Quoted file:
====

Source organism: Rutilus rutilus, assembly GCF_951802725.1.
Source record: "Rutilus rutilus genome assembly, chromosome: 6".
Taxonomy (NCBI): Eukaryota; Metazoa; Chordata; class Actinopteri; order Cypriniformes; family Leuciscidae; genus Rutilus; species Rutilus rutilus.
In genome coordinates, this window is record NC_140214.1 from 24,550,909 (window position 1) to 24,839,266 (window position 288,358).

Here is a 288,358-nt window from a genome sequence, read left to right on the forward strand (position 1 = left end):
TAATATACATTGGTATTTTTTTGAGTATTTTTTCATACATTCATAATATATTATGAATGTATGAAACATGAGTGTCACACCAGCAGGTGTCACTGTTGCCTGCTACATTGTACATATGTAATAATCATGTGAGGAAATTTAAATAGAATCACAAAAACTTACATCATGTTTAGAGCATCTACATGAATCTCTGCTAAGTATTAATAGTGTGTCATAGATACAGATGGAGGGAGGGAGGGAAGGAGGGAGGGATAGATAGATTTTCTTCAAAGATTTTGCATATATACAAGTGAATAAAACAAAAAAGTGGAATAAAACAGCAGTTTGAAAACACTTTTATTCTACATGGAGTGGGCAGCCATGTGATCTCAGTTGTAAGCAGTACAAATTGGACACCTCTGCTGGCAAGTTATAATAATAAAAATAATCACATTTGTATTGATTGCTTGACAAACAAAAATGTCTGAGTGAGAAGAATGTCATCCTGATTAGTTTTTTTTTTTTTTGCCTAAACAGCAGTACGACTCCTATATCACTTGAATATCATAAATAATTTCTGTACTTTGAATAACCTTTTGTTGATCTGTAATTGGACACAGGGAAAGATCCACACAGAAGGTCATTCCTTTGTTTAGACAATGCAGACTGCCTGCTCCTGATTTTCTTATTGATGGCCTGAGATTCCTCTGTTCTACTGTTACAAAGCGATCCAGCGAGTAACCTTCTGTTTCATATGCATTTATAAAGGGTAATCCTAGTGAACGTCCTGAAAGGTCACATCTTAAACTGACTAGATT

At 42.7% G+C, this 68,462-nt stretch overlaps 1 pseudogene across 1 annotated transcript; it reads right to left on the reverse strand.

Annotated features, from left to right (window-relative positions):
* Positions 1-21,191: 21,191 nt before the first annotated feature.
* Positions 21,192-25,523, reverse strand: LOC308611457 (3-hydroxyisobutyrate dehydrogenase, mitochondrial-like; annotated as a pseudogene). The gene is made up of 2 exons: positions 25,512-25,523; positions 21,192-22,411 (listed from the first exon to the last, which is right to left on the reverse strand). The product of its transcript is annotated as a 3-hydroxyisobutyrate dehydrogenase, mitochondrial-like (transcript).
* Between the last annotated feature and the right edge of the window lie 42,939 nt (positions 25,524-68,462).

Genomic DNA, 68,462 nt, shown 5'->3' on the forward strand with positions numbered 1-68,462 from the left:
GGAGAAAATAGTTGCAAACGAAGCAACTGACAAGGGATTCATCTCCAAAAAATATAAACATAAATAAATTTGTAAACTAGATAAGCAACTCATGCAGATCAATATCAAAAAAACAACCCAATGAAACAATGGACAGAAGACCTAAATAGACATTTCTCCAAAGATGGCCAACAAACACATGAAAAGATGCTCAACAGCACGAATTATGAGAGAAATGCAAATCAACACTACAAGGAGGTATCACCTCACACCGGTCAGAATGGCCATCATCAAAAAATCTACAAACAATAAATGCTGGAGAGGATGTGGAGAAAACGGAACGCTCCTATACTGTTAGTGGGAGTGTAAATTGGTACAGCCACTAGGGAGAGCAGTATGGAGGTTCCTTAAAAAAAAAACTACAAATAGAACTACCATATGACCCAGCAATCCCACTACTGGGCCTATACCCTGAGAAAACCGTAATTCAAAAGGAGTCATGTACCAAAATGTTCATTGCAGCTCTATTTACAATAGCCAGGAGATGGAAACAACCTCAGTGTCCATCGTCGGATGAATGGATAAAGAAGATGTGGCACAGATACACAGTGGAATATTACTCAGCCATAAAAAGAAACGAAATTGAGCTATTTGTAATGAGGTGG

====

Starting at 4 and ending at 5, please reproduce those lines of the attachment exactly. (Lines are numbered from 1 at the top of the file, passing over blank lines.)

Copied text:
In genome coordinates, this window is record NC_140214.1 from 24,550,909 (window position 1) to 24,839,266 (window position 288,358).

Here is a 288,358-nt window from a genome sequence, read left to right on the forward strand (position 1 = left end):